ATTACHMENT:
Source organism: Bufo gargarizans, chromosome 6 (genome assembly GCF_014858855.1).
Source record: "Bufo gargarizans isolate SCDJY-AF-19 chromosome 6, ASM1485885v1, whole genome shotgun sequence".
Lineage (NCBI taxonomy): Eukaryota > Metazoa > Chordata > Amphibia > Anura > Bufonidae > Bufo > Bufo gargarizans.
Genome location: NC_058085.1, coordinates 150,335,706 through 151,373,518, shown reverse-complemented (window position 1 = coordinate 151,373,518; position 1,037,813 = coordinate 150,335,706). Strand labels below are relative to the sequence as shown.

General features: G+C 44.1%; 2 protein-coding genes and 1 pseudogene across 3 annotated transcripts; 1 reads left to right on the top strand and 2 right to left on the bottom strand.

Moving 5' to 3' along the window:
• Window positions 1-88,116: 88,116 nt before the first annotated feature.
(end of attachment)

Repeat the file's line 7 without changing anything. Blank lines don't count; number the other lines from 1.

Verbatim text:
• Window positions 1-88,116: 88,116 nt before the first annotated feature.